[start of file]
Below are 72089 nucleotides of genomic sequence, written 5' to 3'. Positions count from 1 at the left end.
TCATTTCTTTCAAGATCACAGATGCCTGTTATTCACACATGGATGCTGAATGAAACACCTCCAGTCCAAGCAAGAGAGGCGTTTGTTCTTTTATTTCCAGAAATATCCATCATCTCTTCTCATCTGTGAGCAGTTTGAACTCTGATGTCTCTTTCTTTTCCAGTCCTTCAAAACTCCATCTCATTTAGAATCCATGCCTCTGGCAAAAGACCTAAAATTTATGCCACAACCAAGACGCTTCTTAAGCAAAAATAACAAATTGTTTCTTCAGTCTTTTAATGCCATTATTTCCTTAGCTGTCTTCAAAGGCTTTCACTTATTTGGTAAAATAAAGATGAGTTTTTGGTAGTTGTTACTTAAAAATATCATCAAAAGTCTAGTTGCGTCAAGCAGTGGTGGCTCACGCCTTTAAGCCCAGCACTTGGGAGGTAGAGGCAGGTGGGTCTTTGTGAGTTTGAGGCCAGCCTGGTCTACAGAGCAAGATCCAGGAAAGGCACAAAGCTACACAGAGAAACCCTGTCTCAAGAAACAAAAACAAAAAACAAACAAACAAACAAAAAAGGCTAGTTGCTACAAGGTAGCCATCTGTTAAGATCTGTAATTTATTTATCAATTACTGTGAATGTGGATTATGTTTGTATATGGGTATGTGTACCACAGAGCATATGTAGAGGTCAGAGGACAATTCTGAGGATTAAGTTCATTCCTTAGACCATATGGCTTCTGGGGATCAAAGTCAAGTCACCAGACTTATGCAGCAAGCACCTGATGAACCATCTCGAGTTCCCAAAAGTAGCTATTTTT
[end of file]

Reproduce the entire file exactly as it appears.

Below are 72089 nucleotides of genomic sequence, written 5' to 3'. Positions count from 1 at the left end.
TCATTTCTTTCAAGATCACAGATGCCTGTTATTCACACATGGATGCTGAATGAAACACCTCCAGTCCAAGCAAGAGAGGCGTTTGTTCTTTTATTTCCAGAAATATCCATCATCTCTTCTCATCTGTGAGCAGTTTGAACTCTGATGTCTCTTTCTTTTCCAGTCCTTCAAAACTCCATCTCATTTAGAATCCATGCCTCTGGCAAAAGACCTAAAATTTATGCCACAACCAAGACGCTTCTTAAGCAAAAATAACAAATTGTTTCTTCAGTCTTTTAATGCCATTATTTCCTTAGCTGTCTTCAAAGGCTTTCACTTATTTGGTAAAATAAAGATGAGTTTTTGGTAGTTGTTACTTAAAAATATCATCAAAAGTCTAGTTGCGTCAAGCAGTGGTGGCTCACGCCTTTAAGCCCAGCACTTGGGAGGTAGAGGCAGGTGGGTCTTTGTGAGTTTGAGGCCAGCCTGGTCTACAGAGCAAGATCCAGGAAAGGCACAAAGCTACACAGAGAAACCCTGTCTCAAGAAACAAAAACAAAAAACAAACAAACAAACAAAAAAGGCTAGTTGCTACAAGGTAGCCATCTGTTAAGATCTGTAATTTATTTATCAATTACTGTGAATGTGGATTATGTTTGTATATGGGTATGTGTACCACAGAGCATATGTAGAGGTCAGAGGACAATTCTGAGGATTAAGTTCATTCCTTAGACCATATGGCTTCTGGGGATCAAAGTCAAGTCACCAGACTTATGCAGCAAGCACCTGATGAACCATCTCGAGTTCCCAAAAGTAGCTATTTTT